Gartner Reveals Technology Predictions for 2011
End of the year is as ever favorite time of most analyst firms for rolling out predictions, forecasts and all sorts of watch lists for the coming year. Especially of interest are those from most influential analyst powerhouses, like Gartner for example. Last week Gartner – the world’s leading information technology research and advisory company –issued its “Top Technology Predictions” for IT organizations and users for 2011 and beyond. Let’s have a closer look at some of them which we find are worth sharing:
- Twenty Percent of Non-IT Global 500 Companies to Deliver through the Cloud. More and more – 20 percent – of non-IT companies in the Global 500 will continue to deliver products and services through the cloud, becoming de facto cloud computing companies by 2015. That means the role of IT decision making gets broader, and non-IT companies find themselves competing directly with IT service providers.
- IT Automation Results in Tangible Costs Savings through Man-hour Reductions. Self-service and automated provisioning associated with cloud delivery means productivity levels for service providers will increase—Gartner estimates a 25 percent reduction in IT labor hours by 2015.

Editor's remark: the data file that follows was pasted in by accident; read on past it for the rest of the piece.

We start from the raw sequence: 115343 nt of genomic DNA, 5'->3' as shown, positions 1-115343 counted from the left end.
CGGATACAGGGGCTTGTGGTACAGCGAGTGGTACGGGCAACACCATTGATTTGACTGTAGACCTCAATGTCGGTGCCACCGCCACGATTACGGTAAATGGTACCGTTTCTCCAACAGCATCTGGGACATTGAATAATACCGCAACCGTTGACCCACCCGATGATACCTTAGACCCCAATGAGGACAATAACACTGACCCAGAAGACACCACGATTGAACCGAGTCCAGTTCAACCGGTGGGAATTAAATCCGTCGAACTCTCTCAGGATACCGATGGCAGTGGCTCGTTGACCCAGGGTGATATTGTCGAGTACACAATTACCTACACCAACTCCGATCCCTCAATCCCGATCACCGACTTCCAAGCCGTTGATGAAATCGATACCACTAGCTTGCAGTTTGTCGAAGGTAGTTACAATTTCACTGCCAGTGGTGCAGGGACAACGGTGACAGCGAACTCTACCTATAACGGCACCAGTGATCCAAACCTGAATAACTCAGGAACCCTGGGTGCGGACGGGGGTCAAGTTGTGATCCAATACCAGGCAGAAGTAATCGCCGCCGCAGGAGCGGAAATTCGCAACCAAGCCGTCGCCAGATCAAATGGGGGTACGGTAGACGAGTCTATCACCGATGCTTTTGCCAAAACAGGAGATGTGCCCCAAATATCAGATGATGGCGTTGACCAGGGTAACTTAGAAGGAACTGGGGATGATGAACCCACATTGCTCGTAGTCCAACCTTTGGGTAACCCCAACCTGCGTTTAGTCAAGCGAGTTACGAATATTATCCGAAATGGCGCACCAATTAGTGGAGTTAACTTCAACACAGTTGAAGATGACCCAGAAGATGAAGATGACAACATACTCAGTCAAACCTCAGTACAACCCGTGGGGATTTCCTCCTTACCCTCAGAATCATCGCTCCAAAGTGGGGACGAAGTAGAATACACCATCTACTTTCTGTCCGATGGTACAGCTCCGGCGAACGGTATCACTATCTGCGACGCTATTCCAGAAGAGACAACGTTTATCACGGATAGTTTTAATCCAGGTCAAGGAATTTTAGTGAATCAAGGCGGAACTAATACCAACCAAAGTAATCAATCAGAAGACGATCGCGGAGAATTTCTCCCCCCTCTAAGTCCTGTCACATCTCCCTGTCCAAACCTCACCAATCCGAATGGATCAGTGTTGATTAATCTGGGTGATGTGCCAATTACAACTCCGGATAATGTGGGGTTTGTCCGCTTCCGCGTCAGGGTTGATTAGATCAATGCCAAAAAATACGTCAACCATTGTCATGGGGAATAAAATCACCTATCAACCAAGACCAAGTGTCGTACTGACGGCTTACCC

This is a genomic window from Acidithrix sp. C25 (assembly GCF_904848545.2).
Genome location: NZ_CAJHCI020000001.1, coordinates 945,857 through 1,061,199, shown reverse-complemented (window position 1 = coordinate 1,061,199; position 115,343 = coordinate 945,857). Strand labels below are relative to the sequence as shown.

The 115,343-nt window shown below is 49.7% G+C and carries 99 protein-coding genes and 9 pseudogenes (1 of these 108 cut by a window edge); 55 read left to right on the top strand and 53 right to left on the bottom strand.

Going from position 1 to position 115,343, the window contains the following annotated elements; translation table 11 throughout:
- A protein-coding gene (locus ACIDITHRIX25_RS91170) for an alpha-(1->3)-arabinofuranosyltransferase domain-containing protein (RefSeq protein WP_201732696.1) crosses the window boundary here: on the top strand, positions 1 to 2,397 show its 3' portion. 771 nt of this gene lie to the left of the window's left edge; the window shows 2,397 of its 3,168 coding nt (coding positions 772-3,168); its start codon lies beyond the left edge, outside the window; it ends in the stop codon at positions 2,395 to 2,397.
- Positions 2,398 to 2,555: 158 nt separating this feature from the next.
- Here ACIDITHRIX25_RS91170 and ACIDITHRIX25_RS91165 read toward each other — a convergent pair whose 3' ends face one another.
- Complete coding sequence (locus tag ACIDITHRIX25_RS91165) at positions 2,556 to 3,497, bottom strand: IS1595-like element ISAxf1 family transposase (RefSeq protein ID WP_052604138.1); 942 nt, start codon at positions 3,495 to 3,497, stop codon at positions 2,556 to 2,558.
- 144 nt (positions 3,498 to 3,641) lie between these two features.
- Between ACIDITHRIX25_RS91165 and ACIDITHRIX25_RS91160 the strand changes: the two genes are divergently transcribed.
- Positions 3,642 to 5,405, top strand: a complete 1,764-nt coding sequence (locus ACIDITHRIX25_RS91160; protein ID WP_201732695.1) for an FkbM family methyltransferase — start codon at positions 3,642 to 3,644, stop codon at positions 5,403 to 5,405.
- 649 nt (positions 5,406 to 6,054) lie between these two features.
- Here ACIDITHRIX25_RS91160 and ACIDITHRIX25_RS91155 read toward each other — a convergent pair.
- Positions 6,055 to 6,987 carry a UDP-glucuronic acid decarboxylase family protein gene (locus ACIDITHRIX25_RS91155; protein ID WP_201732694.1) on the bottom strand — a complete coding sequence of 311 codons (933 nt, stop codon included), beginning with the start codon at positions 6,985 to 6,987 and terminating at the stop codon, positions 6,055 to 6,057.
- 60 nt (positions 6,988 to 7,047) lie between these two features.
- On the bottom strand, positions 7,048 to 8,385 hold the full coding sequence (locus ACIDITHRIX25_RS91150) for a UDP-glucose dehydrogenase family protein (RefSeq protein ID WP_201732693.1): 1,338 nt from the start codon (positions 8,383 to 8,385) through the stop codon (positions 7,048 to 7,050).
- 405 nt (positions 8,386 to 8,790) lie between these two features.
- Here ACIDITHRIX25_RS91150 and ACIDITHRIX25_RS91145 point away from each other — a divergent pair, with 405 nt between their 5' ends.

- Consumerization of IT Transitions to “Postconsumerization”. Gartner predicts “postconsumerization” as one of the major trends for the upcoming years where instead of IT focusing on devices, apps and infrastructure, IT will shift to address info and peer-to-peer interaction. It is expected that ninety percent of companies will support corporate apps on personal devices like mobile, laptops and tablets, by 2014.
- Tablets Get Enterprise Support. iPad is just the first in a long future line of media tablets focused on “communications and consumption” of data instead of “creation” . As a result, 80 percent of enterprises will offer support for network connectivity, email, calendaring, and help desks by 2013 on tablets, says Gartner.
- National Infrastructure Hacked and Disrupted. By 2015, Gartner predicts at least one of the G20 nations will be the victim of dramatic online sabotage that will disrupt and damage critical infrastructure components. Whether it’s a stock exchange, physical nuclear plants or mobile-phone message routers, the analyst firm says attacks with lasting damage are only a matter of time.